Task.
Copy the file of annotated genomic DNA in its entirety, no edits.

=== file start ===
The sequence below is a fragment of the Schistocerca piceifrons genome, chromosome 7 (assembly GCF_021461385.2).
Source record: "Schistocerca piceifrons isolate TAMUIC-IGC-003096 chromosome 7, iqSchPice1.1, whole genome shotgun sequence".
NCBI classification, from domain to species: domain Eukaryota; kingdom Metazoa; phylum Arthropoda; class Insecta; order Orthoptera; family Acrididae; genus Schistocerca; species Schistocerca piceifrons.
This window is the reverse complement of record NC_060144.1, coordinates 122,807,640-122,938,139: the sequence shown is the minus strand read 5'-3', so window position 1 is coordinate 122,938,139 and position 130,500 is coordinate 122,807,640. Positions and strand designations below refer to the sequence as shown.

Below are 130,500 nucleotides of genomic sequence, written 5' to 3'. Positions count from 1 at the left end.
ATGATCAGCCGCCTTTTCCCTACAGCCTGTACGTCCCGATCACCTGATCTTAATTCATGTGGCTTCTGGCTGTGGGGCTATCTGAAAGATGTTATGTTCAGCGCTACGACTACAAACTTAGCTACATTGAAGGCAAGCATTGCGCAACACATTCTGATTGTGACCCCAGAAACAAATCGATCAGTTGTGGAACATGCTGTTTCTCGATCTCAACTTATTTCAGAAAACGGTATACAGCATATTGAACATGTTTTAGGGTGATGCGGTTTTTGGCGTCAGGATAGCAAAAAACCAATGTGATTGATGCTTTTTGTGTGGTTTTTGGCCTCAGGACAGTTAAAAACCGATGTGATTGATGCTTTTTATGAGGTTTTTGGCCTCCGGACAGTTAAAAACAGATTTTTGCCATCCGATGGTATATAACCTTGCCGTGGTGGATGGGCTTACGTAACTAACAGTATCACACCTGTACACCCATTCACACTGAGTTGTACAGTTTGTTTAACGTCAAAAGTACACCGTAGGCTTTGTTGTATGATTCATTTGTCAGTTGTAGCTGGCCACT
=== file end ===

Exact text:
The sequence below is a fragment of the Schistocerca piceifrons genome, chromosome 7 (assembly GCF_021461385.2).
Source record: "Schistocerca piceifrons isolate TAMUIC-IGC-003096 chromosome 7, iqSchPice1.1, whole genome shotgun sequence".
NCBI classification, from domain to species: domain Eukaryota; kingdom Metazoa; phylum Arthropoda; class Insecta; order Orthoptera; family Acrididae; genus Schistocerca; species Schistocerca piceifrons.
This window is the reverse complement of record NC_060144.1, coordinates 122,807,640-122,938,139: the sequence shown is the minus strand read 5'-3', so window position 1 is coordinate 122,938,139 and position 130,500 is coordinate 122,807,640. Positions and strand designations below refer to the sequence as shown.

Below are 130,500 nucleotides of genomic sequence, written 5' to 3'. Positions count from 1 at the left end.
ATGATCAGCCGCCTTTTCCCTACAGCCTGTACGTCCCGATCACCTGATCTTAATTCATGTGGCTTCTGGCTGTGGGGCTATCTGAAAGATGTTATGTTCAGCGCTACGACTACAAACTTAGCTACATTGAAGGCAAGCATTGCGCAACACATTCTGATTGTGACCCCAGAAACAAATCGATCAGTTGTGGAACATGCTGTTTCTCGATCTCAACTTATTTCAGAAAACGGTATACAGCATATTGAACATGTTTTAGGGTGATGCGGTTTTTGGCGTCAGGATAGCAAAAAACCAATGTGATTGATGCTTTTTGTGTGGTTTTTGGCCTCAGGACAGTTAAAAACCGATGTGATTGATGCTTTTTATGAGGTTTTTGGCCTCCGGACAGTTAAAAACAGATTTTTGCCATCCGATGGTATATAACCTTGCCGTGGTGGATGGGCTTACGTAACTAACAGTATCACACCTGTACACCCATTCACACTGAGTTGTACAGTTTGTTTAACGTCAAAAGTACACCGTAGGCTTTGTTGTATGATTCATTTGTCAGTTGTAGCTGGCCACT